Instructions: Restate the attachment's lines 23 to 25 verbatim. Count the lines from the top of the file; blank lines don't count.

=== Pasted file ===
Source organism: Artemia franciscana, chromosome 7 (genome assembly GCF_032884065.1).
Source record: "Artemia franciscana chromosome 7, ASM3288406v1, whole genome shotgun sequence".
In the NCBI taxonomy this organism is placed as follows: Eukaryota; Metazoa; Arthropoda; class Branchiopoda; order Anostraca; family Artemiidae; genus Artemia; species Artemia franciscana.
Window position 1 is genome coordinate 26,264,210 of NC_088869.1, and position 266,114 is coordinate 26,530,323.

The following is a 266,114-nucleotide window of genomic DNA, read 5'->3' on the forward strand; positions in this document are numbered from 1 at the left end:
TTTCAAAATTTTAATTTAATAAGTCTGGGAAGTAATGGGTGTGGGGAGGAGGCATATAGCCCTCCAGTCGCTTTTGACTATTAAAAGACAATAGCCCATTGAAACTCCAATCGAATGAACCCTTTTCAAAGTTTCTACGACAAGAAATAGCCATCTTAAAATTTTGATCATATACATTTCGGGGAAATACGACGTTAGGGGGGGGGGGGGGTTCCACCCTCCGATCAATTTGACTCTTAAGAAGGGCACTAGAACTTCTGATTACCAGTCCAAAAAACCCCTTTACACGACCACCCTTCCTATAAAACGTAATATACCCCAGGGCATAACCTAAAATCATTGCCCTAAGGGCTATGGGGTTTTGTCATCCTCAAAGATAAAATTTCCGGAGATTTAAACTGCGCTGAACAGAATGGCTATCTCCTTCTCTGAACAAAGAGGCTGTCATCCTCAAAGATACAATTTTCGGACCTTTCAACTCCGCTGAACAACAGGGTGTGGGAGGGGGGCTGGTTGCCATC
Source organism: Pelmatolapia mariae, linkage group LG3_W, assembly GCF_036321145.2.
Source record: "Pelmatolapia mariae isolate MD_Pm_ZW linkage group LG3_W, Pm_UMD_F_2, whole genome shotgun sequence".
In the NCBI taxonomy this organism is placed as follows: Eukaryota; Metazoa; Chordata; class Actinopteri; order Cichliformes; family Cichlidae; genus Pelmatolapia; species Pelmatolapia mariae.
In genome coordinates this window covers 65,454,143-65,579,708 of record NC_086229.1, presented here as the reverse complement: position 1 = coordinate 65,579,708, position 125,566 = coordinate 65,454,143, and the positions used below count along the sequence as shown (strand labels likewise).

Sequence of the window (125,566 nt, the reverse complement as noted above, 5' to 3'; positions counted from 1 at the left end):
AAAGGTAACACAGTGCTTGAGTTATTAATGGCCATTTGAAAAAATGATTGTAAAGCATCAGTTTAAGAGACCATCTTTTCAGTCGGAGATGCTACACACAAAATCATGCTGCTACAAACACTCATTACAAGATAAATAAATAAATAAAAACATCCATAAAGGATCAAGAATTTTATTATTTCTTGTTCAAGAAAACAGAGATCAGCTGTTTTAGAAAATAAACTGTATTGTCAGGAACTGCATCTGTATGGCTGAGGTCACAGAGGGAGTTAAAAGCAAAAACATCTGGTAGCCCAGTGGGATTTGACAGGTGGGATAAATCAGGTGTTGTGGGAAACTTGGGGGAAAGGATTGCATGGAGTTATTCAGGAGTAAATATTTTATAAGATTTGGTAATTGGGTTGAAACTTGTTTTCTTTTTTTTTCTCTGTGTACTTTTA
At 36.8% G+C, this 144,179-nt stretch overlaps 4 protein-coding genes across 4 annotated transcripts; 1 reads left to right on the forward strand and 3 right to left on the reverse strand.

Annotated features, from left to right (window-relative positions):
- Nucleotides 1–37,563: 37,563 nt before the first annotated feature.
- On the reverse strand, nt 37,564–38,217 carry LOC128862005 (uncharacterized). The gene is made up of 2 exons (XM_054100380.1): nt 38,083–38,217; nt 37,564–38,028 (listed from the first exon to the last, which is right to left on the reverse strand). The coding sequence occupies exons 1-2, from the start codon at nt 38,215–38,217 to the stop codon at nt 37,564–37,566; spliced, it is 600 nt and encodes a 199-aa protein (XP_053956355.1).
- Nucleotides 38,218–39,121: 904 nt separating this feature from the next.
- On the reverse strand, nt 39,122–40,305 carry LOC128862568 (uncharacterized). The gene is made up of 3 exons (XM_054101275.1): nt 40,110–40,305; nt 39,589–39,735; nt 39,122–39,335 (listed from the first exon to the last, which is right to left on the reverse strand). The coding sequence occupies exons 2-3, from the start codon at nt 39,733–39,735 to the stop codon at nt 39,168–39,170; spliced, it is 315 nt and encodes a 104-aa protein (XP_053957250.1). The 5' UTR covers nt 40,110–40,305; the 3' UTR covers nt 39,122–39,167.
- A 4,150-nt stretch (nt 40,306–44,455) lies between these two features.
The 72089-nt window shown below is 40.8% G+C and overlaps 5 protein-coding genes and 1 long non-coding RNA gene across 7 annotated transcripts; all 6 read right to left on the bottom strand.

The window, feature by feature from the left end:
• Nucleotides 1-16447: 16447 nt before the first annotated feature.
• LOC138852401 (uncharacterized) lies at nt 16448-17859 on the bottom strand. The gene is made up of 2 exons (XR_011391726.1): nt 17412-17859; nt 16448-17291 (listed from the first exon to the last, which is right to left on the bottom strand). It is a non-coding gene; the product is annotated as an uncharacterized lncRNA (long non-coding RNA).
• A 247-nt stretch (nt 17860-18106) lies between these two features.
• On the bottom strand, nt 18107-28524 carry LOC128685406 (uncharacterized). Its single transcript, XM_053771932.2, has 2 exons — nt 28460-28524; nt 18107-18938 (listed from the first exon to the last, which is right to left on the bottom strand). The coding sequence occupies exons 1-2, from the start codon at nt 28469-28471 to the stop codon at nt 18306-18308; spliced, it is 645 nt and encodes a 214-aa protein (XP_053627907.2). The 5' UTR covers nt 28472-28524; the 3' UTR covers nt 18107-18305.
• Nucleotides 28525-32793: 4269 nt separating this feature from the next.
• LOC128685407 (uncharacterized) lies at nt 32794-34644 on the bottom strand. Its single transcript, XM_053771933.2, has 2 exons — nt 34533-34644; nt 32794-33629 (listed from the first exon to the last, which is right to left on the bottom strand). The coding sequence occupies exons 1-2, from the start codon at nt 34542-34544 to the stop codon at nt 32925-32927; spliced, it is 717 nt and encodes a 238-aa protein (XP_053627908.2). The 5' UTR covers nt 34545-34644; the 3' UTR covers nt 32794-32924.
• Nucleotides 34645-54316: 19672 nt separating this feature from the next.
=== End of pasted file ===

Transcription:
• LOC138852401 (uncharacterized) lies at nt 16448-17859 on the bottom strand. The gene is made up of 2 exons (XR_011391726.1): nt 17412-17859; nt 16448-17291 (listed from the first exon to the last, which is right to left on the bottom strand). It is a non-coding gene; the product is annotated as an uncharacterized lncRNA (long non-coding RNA).
• A 247-nt stretch (nt 17860-18106) lies between these two features.
• On the bottom strand, nt 18107-28524 carry LOC128685406 (uncharacterized). Its single transcript, XM_053771932.2, has 2 exons — nt 28460-28524; nt 18107-18938 (listed from the first exon to the last, which is right to left on the bottom strand). The coding sequence occupies exons 1-2, from the start codon at nt 28469-28471 to the stop codon at nt 18306-18308; spliced, it is 645 nt and encodes a 214-aa protein (XP_053627907.2). The 5' UTR covers nt 28472-28524; the 3' UTR covers nt 18107-18305.